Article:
Skip to main content
Log in

A friend in need is a friend indeed: feeding association between Japanese macaques and sika deer

  • Published:
Acta Theriologica Aims and scope Submit manuscript

Abstract

“Gleaning” is a behaviour observed in feeding associations between arboreal and ground-dwelling animals, wherein the former drop plant items that the latter consume. However, it is not well known whether gleaning is in fact beneficial for the ground-dwelling animals. We observed the gleaning association between sika deer,Cervus nippon Temminck, 1838, and Japanese macaques,Macaca fuscata Blyth, 1875, for 6 years (May 2000 to December 2005) on Kinkazan Island, northern Japan. The gleaning occurred most frequently in spring (from March to May, 28 events), followed by fall (from September to November, 15 events). Gleaning frequency seemed to be affected by both food shortage and nutritional requirement of the deer. Nutritional values of “gleaning foods” dropped by the macaques were higher than those of other non-gleaning foods. These results suggest that the gleaning association with macaques is beneficial to the deer.

This is a preview of subscription content, log in via an institution to check access.

Access this article

Subscribe and save

Springer+ Basic
EUR 32.99 /Month
  • Get 10 units per month
  • Download Article/Chapter or Ebook
  • 1 Unit = 1 Article or 1 Chapter
  • Cancel anytime
Subscribe now

Buy Now

Price excludes VAT (USA)
Tax calculation will be finalised during checkout.

Instant access to the full article PDF.

Similar content being viewed by others

References

  • Agetsuma N., Sugiura H., Hill D. A., Agetsuma-Yanagihara Y. and Tanaka T. 2003. Population density and group composition of Japanese sika deer (Cervus nippon yakushimae) in an evergreen broad-leaved forest in Yakushima, southern Japan. Ecological Research 18: 475–483.

    Article  Google Scholar 

  • Agoramoorthy G. 1997. Apparent feeding associations betweenAlouatta seniculus andOdocoileus virginianus in Venezuela. Mammalia 61: 271–273.

    Google Scholar 

  • Asada M. and Ochiai K. 1996. Food habits of sika deer on the Boso Peninsula, central Japan. Ecological Research 11: 89–95.

    Article  Google Scholar 

  • Boinski S. and Scott P. E. 1988. Association of birds with monkeys in Costa-Rica. Biotropica 20: 136–143.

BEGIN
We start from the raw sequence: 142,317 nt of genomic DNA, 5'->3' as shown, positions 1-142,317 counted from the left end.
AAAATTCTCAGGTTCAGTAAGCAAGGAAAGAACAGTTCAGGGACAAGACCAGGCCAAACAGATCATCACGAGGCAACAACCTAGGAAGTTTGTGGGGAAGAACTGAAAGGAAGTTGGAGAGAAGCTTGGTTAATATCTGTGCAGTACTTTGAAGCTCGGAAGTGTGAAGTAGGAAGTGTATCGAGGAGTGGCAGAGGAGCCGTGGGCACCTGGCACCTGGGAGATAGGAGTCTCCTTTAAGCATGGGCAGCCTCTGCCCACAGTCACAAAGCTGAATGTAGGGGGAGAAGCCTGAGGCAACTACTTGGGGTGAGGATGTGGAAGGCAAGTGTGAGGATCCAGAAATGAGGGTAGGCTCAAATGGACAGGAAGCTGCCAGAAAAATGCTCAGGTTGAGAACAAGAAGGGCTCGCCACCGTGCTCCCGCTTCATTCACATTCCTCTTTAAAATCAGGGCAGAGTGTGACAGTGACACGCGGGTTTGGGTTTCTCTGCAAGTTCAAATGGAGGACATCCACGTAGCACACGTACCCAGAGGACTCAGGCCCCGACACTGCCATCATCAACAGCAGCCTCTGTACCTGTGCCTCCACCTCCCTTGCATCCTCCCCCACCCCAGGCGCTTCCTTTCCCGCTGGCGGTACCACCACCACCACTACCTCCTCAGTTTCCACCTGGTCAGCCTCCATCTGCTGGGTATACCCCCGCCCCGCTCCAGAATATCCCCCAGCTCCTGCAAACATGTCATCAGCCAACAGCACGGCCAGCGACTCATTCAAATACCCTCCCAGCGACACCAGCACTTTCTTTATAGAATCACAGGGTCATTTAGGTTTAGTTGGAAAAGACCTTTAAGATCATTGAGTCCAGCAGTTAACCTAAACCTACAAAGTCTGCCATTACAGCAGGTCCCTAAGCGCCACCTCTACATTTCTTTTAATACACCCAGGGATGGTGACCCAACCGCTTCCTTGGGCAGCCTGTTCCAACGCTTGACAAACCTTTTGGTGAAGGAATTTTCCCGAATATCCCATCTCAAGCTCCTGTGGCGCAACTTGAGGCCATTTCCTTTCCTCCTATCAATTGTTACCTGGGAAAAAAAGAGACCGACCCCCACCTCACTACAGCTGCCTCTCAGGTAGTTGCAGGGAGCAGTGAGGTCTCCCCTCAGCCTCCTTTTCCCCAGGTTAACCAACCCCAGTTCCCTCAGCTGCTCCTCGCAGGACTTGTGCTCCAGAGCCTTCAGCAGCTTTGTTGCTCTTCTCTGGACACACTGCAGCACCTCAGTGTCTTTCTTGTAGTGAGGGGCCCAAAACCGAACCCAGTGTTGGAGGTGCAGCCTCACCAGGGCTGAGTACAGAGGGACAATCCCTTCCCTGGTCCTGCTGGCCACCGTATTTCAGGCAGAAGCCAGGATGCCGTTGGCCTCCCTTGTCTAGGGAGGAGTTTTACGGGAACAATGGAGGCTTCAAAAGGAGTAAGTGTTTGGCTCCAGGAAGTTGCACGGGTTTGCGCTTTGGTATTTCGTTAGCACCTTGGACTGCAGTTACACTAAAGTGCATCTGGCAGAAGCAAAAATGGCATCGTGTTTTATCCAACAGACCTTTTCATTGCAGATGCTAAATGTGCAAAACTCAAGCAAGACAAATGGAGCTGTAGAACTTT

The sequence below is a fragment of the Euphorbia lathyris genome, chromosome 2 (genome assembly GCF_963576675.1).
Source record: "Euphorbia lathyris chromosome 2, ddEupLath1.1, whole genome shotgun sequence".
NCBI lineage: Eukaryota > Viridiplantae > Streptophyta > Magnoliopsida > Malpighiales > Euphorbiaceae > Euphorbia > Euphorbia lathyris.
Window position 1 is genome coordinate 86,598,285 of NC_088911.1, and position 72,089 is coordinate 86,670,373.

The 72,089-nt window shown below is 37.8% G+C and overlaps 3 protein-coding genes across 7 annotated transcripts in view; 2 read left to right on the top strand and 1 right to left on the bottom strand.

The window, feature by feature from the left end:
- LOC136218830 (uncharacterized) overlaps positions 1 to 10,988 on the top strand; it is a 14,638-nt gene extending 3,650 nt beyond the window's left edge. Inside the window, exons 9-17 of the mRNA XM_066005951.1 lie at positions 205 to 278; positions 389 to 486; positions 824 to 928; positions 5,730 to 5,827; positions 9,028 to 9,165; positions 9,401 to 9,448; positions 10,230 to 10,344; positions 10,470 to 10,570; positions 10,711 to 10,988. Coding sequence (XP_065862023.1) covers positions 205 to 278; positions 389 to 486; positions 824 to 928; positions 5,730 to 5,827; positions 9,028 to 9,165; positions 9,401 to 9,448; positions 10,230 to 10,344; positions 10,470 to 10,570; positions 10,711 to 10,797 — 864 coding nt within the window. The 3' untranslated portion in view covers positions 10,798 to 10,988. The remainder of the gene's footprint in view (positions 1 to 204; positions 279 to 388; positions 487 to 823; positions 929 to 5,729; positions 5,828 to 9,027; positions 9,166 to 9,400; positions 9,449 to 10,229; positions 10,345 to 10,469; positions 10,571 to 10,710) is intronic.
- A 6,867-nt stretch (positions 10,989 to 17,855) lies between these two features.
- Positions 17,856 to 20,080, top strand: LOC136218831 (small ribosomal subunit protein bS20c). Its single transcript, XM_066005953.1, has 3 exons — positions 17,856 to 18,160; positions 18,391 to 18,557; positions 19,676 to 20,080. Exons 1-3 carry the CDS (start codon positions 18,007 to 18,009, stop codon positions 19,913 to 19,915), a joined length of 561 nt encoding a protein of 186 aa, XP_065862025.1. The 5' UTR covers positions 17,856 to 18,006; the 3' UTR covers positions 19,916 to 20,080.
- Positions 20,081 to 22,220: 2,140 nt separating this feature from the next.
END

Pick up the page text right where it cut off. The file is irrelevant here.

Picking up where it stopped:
Article  Google Scholar 

  • Bräger S. 1998. Feeding associations between white-fronted terns and Hector’s dolphins in New Zealand. Condor 100: 560–562.

    Article  Google Scholar 

  • Elder W. H. and Elder N. L. 1970. Social groupings and primate associations of the bushbuck (Tragelaphus scriptus). Mammalia 34: 356–362.

    Article  Google Scholar 

  • Glander K. E. 1979. Feeding associations between howling monkeys and basilisk lizards. Biotropica 11: 235–236.

    Article  Google Scholar 

  • Goering H. K. and van Soest P. J. 1970. Forage fiber analyses. United States Department of Agriculture. Agricultural Handbook No. 379, Washington D.C.: 1–20.

  • Ikeda S. and Takatsuki S. 1999. [Seasonal changes in nutritive compositions of the major food plants of sika deer (Cervus nippon) and Japanese serow (Capricornis crispus) — a case study of the Sendai area]. Tohoku Journal of Animal Science and Technology 49: 1–8. [In Japanese]

    Google Scholar 

  • Ito T. Y. 2000. A study on the short-grass community maintained by grazing of the sika deer on Kinkazan Island. PhD thesis, Tohoku University, Sendai: 1–123.

    Google Scholar 

  • Ito T. Y. and Takatsuki S. 2005. Relationship between a high density of sika deer and productivity of the short-grass (Zoysia japonica) community: a case study on Kinkazan Island, northern Japan. Ecological Research 20: 573–579.

    Article  Google Scholar 

  • Majolo B. and Ventura R. 2004. Apparent feeding association between Japanese macaques (Macaca fuscata yakui) and sika deer (Cervus nippon) living on Yakushima Island, Japan. Ethology Ecology and Evolution 16: 33–40.

    Article  Google Scholar